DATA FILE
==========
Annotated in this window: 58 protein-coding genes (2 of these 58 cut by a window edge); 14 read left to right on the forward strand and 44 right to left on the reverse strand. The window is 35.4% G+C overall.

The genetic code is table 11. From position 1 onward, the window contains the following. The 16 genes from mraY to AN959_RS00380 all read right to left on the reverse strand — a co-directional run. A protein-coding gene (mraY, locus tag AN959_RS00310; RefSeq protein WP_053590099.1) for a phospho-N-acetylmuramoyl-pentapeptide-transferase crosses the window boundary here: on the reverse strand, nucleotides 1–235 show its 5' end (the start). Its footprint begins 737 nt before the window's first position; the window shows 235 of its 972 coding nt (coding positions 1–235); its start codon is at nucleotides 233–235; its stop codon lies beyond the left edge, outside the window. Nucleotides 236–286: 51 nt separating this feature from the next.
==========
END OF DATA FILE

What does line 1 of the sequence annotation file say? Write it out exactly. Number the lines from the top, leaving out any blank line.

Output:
Annotated in this window: 58 protein-coding genes (2 of these 58 cut by a window edge); 14 read left to right on the forward strand and 44 right to left on the reverse strand. The window is 35.4% G+C overall.